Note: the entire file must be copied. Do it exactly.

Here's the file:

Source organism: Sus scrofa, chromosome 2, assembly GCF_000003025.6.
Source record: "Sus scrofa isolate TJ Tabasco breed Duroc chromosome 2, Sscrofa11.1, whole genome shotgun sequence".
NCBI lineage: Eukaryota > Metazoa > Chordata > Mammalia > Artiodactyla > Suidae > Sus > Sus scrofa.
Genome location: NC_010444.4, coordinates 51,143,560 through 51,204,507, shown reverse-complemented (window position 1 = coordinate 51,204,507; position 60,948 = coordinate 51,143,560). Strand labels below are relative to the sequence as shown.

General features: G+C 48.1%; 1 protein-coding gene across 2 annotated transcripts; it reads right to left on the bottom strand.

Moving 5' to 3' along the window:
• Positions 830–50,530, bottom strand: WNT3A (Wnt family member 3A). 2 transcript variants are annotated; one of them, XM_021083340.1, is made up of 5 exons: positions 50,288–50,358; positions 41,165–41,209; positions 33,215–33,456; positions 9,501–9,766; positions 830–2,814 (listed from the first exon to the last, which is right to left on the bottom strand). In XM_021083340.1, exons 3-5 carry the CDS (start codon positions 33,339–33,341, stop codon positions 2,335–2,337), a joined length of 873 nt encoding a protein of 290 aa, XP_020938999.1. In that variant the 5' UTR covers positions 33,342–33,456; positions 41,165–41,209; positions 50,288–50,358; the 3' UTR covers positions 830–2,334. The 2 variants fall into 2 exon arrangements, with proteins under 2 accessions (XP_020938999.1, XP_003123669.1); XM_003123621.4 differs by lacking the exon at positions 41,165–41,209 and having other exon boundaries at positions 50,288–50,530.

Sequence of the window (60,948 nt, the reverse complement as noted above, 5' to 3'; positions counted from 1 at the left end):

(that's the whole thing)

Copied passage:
Source organism: Sus scrofa, chromosome 2, assembly GCF_000003025.6.
Source record: "Sus scrofa isolate TJ Tabasco breed Duroc chromosome 2, Sscrofa11.1, whole genome shotgun sequence".
NCBI lineage: Eukaryota > Metazoa > Chordata > Mammalia > Artiodactyla > Suidae > Sus > Sus scrofa.
Genome location: NC_010444.4, coordinates 51,143,560 through 51,204,507, shown reverse-complemented (window position 1 = coordinate 51,204,507; position 60,948 = coordinate 51,143,560). Strand labels below are relative to the sequence as shown.

General features: G+C 48.1%; 1 protein-coding gene across 2 annotated transcripts; it reads right to left on the bottom strand.

Moving 5' to 3' along the window:
• Positions 830–50,530, bottom strand: WNT3A (Wnt family member 3A). 2 transcript variants are annotated; one of them, XM_021083340.1, is made up of 5 exons: positions 50,288–50,358; positions 41,165–41,209; positions 33,215–33,456; positions 9,501–9,766; positions 830–2,814 (listed from the first exon to the last, which is right to left on the bottom strand). In XM_021083340.1, exons 3-5 carry the CDS (start codon positions 33,339–33,341, stop codon positions 2,335–2,337), a joined length of 873 nt encoding a protein of 290 aa, XP_020938999.1. In that variant the 5' UTR covers positions 33,342–33,456; positions 41,165–41,209; positions 50,288–50,358; the 3' UTR covers positions 830–2,334. The 2 variants fall into 2 exon arrangements, with proteins under 2 accessions (XP_020938999.1, XP_003123669.1); XM_003123621.4 differs by lacking the exon at positions 41,165–41,209 and having other exon boundaries at positions 50,288–50,530.

Sequence of the window (60,948 nt, the reverse complement as noted above, 5' to 3'; positions counted from 1 at the left end):